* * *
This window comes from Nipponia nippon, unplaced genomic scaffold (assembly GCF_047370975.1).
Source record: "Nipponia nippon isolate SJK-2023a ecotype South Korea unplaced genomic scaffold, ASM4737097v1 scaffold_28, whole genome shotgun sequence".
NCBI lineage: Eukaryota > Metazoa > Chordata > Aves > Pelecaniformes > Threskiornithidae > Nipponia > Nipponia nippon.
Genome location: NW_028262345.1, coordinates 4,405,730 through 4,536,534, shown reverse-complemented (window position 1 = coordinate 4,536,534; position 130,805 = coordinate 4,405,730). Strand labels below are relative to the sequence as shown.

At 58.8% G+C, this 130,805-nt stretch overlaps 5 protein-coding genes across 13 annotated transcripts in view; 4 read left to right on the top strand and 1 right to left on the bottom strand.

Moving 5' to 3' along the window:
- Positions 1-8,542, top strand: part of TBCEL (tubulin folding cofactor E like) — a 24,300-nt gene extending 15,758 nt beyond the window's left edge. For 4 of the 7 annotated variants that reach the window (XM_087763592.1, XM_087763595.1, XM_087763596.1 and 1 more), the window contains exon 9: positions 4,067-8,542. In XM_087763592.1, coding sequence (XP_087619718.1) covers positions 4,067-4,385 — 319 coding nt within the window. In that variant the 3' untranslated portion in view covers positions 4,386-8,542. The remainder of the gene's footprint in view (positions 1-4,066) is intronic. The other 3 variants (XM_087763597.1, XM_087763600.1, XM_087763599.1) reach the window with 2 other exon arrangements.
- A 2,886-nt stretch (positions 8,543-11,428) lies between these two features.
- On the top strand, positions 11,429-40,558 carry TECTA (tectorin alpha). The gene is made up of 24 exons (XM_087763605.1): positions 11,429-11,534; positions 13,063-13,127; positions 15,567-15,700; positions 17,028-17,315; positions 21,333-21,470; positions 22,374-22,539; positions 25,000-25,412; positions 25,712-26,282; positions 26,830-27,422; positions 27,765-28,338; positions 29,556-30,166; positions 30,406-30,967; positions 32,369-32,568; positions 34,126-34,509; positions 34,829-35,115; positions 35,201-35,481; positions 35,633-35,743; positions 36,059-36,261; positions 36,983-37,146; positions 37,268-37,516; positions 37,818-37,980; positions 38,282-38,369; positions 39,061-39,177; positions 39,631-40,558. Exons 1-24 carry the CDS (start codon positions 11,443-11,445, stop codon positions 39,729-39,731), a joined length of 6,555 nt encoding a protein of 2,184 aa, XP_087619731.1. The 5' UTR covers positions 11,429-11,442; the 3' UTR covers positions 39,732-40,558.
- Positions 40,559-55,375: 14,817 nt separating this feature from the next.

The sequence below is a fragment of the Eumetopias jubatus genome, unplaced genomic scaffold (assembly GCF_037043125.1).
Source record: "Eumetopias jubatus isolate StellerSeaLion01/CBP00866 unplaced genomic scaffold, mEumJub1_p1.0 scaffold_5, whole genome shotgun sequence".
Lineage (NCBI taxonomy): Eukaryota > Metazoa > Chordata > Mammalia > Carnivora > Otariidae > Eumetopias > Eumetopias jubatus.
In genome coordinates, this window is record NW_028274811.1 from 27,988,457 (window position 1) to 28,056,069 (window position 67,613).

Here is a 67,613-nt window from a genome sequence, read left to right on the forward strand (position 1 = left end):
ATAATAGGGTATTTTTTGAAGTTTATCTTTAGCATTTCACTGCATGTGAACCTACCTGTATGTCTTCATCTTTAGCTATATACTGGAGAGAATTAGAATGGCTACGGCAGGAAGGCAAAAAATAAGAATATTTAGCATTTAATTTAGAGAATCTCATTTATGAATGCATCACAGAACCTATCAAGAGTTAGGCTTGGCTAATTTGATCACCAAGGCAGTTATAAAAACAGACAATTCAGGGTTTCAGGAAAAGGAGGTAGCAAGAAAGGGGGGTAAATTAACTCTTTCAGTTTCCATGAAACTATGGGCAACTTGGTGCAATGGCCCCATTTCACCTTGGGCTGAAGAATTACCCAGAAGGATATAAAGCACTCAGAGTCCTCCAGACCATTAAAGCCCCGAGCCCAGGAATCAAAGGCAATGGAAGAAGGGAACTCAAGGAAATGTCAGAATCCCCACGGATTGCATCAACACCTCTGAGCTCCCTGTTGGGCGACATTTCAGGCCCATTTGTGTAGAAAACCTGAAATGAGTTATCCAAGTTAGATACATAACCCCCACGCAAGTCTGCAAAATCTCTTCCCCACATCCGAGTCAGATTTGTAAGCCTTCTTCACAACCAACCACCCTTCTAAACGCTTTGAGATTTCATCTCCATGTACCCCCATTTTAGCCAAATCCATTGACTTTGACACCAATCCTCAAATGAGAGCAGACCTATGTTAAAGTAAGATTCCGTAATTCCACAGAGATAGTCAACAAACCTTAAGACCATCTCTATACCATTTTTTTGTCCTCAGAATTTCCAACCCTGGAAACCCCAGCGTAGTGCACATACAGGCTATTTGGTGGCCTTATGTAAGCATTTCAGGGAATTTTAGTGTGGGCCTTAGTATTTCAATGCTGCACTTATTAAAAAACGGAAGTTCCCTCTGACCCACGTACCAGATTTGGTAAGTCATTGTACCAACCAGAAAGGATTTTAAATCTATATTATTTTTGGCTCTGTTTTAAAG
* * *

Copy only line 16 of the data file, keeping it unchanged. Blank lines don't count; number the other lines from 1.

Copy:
ATAATAGGGTATTTTTTGAAGTTTATCTTTAGCATTTCACTGCATGTGAACCTACCTGTATGTCTTCATCTTTAGCTATATACTGGAGAGAATTAGAATGGCTACGGCAGGAAGGCAAAAAATAAGAATATTTAGCATTTAATTTAGAGAATCTCATTTATGAATGCATCACAGAACCTATCAAGAGTTAGGCTTGGCTAATTTGATCACCAAGGCAGTTATAAAAACAGACAATTCAGGGTTTCAGGAAAAGGAGGTAGCAAGAAAGGGGGGTAAATTAACTCTTTCAGTTTCCATGAAACTATGGGCAACTTGGTGCAATGGCCCCATTTCACCTTGGGCTGAAGAATTACCCAGAAGGATATAAAGCACTCAGAGTCCTCCAGACCATTAAAGCCCCGAGCCCAGGAATCAAAGGCAATGGAAGAAGGGAACTCAAGGAAATGTCAGAATCCCCACGGATTGCATCAACACCTCTGAGCTCCCTGTTGGGCGACATTTCAGGCCCATTTGTGTAGAAAACCTGAAATGAGTTATCCAAGTTAGATACATAACCCCCACGCAAGTCTGCAAAATCTCTTCCCCACATCCGAGTCAGATTTGTAAGCCTTCTTCACAACCAACCACCCTTCTAAACGCTTTGAGATTTCATCTCCATGTACCCCCATTTTAGCCAAATCCATTGACTTTGACACCAATCCTCAAATGAGAGCAGACCTATGTTAAAGTAAGATTCCGTAATTCCACAGAGATAGTCAACAAACCTTAAGACCATCTCTATACCATTTTTTTGTCCTCAGAATTTCCAACCCTGGAAACCCCAGCGTAGTGCACATACAGGCTATTTGGTGGCCTTATGTAAGCATTTCAGGGAATTTTAGTGTGGGCCTTAGTATTTCAATGCTGCACTTATTAAAAAACGGAAGTTCCCTCTGACCCACGTACCAGATTTGGTAAGTCATTGTACCAACCAGAAAGGATTTTAAATCTATATTATTTTTGGCTCTGTTTTAAAG